She left then, hair caught chaotically in the breeze, a slight skip in her step. I didn't call her back, or chase after her demanding explanations. Somehow, it seemed a fitting end for our meeting, my perfect picture of her smashed to pieces. Not so angelic after all.
I looked down at the cars below, took a deep breath… and stepped back. The pavement didn't seem quite so gray. The bottle of liquor still clenched in my hand slipped free and clattered against the concrete. I started at the sound and glared at the offending object. I huffed and shoved my hands in my pockets, pulling out a new cigarette and lighter. The wind blew my hair out of my face. The air smelled like spilt gasoline. For a long moment, the world was nothing but me and the cigarette on my lips.
It was another week before I saw her. I walked out of the local café with a black coffee in my hand, unlit cigarette and war story in the other.
"Jedrek!" she was there, smiling as sweetly and warmly as ever. Her latte was on the table next to her, newspaper folded on her lap. She was wearing grey.
"Hey," I greeted softly. I set my coffee on her table to adjust my shirt collar. My eyes strayed to her breasts. I smirked. "How much for a hug?" I asked, pointing to the Free Hug pin on her blouse.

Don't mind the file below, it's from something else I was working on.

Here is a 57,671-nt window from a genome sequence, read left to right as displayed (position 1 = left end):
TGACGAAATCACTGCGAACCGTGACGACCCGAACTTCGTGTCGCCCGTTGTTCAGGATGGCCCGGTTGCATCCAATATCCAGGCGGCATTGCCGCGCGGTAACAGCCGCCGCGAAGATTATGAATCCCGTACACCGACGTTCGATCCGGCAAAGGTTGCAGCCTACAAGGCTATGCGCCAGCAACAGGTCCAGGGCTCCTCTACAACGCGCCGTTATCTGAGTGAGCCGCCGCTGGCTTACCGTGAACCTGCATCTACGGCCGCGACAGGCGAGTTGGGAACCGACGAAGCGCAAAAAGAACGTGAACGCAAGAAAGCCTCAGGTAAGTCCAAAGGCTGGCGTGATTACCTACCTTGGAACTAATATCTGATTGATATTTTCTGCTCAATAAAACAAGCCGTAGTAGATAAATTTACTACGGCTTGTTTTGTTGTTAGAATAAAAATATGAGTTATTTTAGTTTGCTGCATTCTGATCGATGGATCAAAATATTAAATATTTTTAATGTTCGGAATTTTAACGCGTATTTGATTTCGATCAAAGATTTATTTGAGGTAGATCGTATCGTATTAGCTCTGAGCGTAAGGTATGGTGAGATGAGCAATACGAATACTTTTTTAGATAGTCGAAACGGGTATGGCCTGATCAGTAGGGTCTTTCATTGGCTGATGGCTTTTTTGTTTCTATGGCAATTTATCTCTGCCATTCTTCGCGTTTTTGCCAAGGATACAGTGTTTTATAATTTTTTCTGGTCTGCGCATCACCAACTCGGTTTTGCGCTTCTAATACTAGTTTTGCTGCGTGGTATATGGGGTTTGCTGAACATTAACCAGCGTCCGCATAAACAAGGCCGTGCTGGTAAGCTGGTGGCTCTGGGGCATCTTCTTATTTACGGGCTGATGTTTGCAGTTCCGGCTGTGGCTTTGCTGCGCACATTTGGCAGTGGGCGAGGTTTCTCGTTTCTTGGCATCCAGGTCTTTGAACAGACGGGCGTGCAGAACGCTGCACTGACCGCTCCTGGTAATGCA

She laughed and stood. "They're free for today only! Lucky you, any other time, I charge a nickel per embrace!" Her arms found their way around me, squeezing tightly. Her nose was pressing firmly into my shoulder.
"That's a good hug," I told her, mouth caressing the shell of her ear, "But how much is a kiss?"
She pulled away, forefinger pressed to her chin thoughtfully. "Kisses, hmm? Normally I'd charge twenty bucks, but for you-mm!"
I didn't let her finish, shutting up those smiling, chatterbox lips with my chapped pair. I half-expected her to struggle, but she melted instead. She tasted bitter, like a kid who'd eaten grass
She was speechless for a few moments after I broke the kiss, grinning stupidly. I smirked back.
"You never did tell me your name."
She snapped out of it then and laughed loudly. "Chelsea, babe, but Cherry; call me Cherry!"
If you caught that the names of the characters used here are also in my story "Secondhand Sidekick," then kudos to you. EDIT: The Jedrek in that story and the Jedrek in this story are one and the same, though I don't know that I'll ever write anything that delves into how he got from here to there. END EDIT. I knew right from the beginning that I wanted my smiling woman to be named after a fruit, and Cherry fit her best: sweet and red with multiple uses (cherry pie, cherry ice cream, cherry juice, the list goes on), but with a hard, unappealing pit in the middle that you have to either spit out or swallow with the rest of it, because, unlike a peach or something, you can't eat around it.
Read, review, and all that jazz,